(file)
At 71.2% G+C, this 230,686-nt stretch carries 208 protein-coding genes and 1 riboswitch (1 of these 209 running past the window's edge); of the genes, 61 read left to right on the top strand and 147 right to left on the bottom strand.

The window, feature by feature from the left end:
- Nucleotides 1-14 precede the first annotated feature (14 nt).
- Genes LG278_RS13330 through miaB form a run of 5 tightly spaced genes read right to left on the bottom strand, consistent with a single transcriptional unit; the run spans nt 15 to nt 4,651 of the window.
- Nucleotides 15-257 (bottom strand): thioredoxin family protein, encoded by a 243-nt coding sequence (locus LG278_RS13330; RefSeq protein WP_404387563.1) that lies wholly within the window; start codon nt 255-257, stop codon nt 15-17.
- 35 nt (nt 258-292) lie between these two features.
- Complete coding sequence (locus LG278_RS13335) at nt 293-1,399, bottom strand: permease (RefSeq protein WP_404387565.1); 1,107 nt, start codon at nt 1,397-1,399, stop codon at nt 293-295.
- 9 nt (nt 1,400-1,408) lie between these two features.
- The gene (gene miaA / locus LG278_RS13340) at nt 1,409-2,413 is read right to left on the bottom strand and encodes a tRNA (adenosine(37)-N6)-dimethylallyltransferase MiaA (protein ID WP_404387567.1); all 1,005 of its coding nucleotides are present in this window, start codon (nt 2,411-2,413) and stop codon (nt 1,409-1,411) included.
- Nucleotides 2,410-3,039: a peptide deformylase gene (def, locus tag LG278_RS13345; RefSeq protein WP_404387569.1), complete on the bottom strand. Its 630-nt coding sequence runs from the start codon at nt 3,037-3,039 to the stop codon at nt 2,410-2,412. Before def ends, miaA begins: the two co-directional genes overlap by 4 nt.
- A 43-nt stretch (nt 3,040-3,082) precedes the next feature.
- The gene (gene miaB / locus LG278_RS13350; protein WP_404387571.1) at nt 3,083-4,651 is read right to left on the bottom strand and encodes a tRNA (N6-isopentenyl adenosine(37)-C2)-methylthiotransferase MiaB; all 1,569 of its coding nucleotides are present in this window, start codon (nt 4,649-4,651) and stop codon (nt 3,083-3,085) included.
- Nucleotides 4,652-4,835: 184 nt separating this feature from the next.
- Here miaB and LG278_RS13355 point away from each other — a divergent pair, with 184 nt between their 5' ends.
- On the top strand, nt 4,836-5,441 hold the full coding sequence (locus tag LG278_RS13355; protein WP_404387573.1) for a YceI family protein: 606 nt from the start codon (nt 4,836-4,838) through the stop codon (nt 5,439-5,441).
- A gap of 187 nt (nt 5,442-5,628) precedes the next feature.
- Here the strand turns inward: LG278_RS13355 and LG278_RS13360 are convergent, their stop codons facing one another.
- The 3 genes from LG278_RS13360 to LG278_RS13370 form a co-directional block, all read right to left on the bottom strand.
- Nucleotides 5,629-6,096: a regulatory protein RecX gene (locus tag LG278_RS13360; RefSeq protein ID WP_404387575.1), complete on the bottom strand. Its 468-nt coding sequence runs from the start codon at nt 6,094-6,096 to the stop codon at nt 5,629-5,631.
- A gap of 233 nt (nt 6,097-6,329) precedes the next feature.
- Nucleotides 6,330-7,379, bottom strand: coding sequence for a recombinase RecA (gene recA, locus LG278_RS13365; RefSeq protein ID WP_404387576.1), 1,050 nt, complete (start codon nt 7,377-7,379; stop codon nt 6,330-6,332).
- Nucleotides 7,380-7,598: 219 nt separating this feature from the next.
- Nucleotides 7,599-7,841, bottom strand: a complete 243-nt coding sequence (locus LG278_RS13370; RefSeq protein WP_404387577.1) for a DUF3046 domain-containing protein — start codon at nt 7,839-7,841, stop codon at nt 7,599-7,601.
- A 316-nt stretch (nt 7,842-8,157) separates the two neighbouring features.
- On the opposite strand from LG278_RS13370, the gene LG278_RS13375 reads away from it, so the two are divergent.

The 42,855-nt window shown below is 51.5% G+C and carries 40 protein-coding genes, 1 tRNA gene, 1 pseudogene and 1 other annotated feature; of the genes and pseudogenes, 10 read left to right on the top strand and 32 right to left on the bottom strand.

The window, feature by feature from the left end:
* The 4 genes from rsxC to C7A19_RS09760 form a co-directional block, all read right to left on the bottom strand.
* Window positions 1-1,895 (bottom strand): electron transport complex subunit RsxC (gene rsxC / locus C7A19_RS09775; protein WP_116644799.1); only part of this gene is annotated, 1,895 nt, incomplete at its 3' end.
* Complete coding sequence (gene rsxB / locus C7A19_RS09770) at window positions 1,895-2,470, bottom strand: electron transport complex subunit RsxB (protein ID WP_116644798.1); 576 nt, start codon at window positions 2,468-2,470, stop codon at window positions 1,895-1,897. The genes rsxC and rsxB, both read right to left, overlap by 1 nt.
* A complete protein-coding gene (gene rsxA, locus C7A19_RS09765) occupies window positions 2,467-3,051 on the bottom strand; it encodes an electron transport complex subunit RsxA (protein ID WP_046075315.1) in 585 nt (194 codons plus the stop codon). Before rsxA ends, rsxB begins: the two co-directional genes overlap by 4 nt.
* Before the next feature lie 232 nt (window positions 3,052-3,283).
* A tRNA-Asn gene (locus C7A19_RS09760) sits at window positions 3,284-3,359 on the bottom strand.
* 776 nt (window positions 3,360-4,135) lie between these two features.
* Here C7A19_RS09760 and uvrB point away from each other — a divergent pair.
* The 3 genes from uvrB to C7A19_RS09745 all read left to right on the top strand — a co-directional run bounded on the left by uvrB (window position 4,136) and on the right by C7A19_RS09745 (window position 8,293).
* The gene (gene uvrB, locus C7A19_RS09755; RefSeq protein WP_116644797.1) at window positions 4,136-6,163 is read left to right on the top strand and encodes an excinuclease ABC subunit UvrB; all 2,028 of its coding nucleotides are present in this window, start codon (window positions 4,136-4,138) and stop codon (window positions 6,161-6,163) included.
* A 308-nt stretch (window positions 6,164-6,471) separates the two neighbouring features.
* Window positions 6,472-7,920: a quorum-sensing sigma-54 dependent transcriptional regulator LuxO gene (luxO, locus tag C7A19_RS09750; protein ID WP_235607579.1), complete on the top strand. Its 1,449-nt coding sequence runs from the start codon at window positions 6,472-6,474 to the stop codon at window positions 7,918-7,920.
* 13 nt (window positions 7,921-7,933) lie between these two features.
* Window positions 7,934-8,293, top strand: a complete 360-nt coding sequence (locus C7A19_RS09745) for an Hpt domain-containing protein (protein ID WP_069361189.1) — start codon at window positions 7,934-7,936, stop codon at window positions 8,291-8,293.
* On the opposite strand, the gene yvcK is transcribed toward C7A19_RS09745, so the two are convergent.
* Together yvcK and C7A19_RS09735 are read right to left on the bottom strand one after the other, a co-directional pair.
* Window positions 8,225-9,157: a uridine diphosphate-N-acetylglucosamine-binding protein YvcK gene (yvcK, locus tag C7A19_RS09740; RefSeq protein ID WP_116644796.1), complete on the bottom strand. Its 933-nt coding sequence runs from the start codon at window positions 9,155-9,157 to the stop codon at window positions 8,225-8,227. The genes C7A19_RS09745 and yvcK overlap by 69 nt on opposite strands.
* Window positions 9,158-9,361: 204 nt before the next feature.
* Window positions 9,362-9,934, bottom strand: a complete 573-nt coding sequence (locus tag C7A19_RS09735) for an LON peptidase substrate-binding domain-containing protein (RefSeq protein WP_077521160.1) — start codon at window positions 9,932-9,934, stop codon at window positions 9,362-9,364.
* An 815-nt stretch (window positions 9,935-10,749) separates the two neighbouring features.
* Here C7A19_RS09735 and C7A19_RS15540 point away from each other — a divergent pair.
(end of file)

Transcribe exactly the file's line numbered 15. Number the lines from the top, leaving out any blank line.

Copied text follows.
- On the top strand, nt 4,836-5,441 hold the full coding sequence (locus tag LG278_RS13355; protein WP_404387573.1) for a YceI family protein: 606 nt from the start codon (nt 4,836-4,838) through the stop codon (nt 5,439-5,441).